His best chance to make it through the day alive would be to make it to the home of one of his neighbors - Old Man Palumbo was the closest, but the pirates had been there already, so instead he set a course for the Mendel home three klicks in the opposite direction. Leopold and Phyllis Mendel were the newest settlers on the badlands, and he’d only met them twice, but they would probably let him call Deering to check in and ride out the storm in their parlor. David might do the same for them, if he was in an obliging mood.
Peeking out of the gully and seeing no sign of his pursuers, David scrambled topside and set off toward a brilliantly white speck on the eastern horizon. With the nearness of the dusk and its promised storm, his feet itched to run, but he moved with deliberation, tapping the ground in front of his feet firmly with the end of his cut walking-stick. The Csorba Basin where he’d made his home was one of the flattest places on the planet, but flat and open did not make it safe. If he put his foot into the mouth of a ringbiter he’d never get it loose before the storm overtook him, and ringbiters were among the least deadly of the creatures which prowled the area. If he happened to cross into a tunnel cat’s stalking-ground or a songbird run in his haste, neither Grif nor anybody else would ever find his remains.
Moving as fast as he dared, David watched the speck on the horizon grow into the top of a white stone monolith jutting into the sky. Despite having a squared-off shape and resisting even the patient teeth of the wind, the structure was a natural outcrop. Its base lay in the bottom of a broad canyon at the intersection of several of the defiles and gullies which channeled the basin’s seasonal rains. Despite being warned that their chosen spot would turn into a lake once every thirteen T-years, the Mendels had raised their home at the base of the monolith.
In three more T-years when the rains returned, David meant to deliver a long-awaited told-you-so to the flooded-out homesteaders. For the moment, though, their ill-advised choice of building site didn’t bother him. He only needed shelter for a few hours.
Reaching the edge of the Mendels’ dry lakebed just in front of the storm, David didn’t have time to appreciate the lush greenery which carpeted the bottom. Even in the interminable dry season, the water table lay close to the surface at the bottom of the white-stone pillar, and Leopold Mendel had built piping to irrigate an extensive garden of exotic plants. True, he could only plant crops that could resist the wind-whipped razor-dust, but even that bit with far less force on the lakebed. Between the couple’s sprawling house and the numerous outbuildings around it which sheltered the pumps and farming equipment, the Mendel homestead had enough roofs to look like a whole town, rather than a single house.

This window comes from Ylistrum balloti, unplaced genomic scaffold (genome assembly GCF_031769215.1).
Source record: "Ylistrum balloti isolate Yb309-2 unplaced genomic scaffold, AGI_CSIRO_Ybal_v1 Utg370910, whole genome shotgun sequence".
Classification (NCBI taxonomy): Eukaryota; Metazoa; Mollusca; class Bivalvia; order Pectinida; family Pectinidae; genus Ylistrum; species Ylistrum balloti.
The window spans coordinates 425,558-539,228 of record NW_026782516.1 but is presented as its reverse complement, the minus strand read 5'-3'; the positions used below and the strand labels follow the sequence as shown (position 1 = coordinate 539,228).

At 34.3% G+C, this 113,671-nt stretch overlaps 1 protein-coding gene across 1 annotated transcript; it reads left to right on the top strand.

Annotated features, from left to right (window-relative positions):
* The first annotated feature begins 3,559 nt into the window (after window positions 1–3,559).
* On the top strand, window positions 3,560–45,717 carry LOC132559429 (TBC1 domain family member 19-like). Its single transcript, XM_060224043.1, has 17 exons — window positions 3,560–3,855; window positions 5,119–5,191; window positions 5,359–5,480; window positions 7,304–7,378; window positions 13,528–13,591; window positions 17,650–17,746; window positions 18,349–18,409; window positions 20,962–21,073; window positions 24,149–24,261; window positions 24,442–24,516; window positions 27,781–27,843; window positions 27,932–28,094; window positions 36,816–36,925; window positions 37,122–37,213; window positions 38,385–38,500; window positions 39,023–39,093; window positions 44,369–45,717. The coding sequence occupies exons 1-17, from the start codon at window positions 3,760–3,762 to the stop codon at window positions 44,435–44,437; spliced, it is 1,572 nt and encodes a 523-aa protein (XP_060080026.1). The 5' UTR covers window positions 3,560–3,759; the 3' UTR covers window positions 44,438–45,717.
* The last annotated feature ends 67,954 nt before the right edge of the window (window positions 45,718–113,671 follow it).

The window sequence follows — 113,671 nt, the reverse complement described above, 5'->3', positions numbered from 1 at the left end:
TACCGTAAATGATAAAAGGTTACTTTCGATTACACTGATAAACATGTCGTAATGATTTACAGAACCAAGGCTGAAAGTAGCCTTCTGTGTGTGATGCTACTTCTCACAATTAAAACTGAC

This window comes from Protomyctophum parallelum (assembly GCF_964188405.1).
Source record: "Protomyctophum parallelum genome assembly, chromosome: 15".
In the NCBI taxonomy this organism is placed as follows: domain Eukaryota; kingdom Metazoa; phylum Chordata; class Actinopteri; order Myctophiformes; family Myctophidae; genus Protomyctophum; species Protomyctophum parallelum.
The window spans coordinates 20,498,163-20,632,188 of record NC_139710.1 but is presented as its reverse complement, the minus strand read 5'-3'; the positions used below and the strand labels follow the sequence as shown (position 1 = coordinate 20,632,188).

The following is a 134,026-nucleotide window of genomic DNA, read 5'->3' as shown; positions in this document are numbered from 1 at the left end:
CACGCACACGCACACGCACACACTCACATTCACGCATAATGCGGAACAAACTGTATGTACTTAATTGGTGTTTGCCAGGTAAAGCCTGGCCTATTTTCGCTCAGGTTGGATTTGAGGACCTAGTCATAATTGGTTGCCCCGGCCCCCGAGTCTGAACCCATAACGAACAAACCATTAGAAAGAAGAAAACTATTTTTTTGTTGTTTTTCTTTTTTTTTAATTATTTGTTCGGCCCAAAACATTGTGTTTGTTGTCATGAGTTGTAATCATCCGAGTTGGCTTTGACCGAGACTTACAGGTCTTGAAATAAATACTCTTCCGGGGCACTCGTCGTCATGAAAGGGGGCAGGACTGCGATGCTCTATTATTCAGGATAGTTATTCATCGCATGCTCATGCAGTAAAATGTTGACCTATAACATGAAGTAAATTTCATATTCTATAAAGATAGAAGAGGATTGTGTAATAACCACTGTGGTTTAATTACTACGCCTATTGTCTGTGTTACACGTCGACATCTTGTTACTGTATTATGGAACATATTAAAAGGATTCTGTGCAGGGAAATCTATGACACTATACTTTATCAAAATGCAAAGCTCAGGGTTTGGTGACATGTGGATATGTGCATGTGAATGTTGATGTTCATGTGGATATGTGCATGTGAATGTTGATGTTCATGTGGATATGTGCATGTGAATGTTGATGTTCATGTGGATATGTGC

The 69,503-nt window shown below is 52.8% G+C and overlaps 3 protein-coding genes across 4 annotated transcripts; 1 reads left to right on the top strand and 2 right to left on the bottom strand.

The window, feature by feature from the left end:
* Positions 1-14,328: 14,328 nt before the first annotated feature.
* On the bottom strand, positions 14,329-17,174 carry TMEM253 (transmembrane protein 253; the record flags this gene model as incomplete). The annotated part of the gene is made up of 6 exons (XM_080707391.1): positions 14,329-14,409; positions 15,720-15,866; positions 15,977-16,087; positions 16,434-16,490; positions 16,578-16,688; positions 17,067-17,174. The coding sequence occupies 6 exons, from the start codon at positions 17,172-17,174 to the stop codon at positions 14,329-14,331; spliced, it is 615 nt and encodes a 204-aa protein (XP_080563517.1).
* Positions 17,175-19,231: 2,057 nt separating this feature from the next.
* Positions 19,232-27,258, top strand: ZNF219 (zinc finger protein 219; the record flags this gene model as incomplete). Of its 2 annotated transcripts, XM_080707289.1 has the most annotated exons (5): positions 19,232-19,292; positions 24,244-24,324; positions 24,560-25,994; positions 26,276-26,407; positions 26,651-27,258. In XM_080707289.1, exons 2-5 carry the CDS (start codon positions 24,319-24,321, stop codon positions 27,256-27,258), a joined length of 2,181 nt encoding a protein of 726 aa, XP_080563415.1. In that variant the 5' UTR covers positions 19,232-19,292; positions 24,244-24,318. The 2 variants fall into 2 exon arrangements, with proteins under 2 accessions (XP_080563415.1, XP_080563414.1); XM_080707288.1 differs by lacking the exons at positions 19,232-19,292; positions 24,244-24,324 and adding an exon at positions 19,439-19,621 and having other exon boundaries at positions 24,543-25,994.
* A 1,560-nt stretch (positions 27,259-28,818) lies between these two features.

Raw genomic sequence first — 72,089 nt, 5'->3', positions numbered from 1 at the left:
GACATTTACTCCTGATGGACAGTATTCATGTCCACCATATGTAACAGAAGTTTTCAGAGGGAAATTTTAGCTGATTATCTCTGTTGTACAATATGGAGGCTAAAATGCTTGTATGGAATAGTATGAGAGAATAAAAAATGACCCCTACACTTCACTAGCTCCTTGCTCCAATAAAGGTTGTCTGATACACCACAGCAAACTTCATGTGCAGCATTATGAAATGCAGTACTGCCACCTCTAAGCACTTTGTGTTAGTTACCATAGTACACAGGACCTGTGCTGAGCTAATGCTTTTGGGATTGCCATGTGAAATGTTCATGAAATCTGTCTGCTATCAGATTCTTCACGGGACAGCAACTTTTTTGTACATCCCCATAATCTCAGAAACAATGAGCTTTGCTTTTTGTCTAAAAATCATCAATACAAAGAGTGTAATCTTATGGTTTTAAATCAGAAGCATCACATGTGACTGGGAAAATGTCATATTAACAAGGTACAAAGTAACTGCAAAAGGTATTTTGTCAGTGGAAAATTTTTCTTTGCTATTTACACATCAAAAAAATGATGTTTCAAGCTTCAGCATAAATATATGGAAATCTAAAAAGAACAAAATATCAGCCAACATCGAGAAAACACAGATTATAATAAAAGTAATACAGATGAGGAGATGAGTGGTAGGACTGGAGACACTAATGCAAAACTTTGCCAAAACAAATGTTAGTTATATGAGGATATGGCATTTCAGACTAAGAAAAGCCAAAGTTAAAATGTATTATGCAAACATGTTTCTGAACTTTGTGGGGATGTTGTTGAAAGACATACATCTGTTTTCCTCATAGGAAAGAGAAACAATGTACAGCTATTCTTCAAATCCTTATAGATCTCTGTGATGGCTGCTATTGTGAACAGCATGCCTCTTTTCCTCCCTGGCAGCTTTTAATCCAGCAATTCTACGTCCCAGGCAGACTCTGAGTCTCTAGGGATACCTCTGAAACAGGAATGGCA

David started down the switchbacked trail to the bottom, but stopped after only a few steps when he heard the rasp and click of a cartridge-rifle’s bolt sliding home somewhere nearby. Raising his hands and walking-stick, David turned around. “Mendel, is that you?”
“Montero.” The gruff settler’s voice echoed crazily among the rocks, and David couldn’t figure out where he was. “Go home.”
“Wish I could. With this storm. I’d never make it back.” Already the horizon to the south had darkened, and the sky above had turned the killing coppery color every Botched Ravi settler knew meant it was time to seek shelter. “I don’t want any trouble. Just shelter and to drop a line to Deering.”
After a long, tense moment, Mendel emerged from behind the rocks, raising the barrel of a long hunting rifle to point skyward. “Damnation, Montero, you should have called ahead. I could have shot you at fifteen hundred meters. Haven’t you heard? There’s a mess of outworlders about, and they’re baying for blood.”
David looked up at the monolith, realizing that the peak would be a perfect place to put a ring of surveillance cameras; with good optics, the Mendels could keep an eye on their neighbors even from many kilometers away on a clear day. “Yeah, I heard.” How closely he was affiliated with those outworlders would be a story best kept to himself. “They attacked my house. Blew the place to all hells. Birds know what for.”
Mendel looked up at the approaching clouds, then beckoned down into the lakebed valley. “Come on, let’s get under cover. This is going to be a rough one.”
- Written by Duncan L. Chaudhri
Tales from the Service: Monte Crow’s Ruination
2949-09-07 – Tales from the Service: Monte Crow’s Ruination
This week, we’re continuing the account from last week of a retired pirate being visited by his old foes on Botched Ravi, as we’ve received a few messages indicating interest in the story’s continuation There’s another part to this story I might be able to edit up for next week, if interest persists.
Still no luck with Naval Intelligence on those other stories.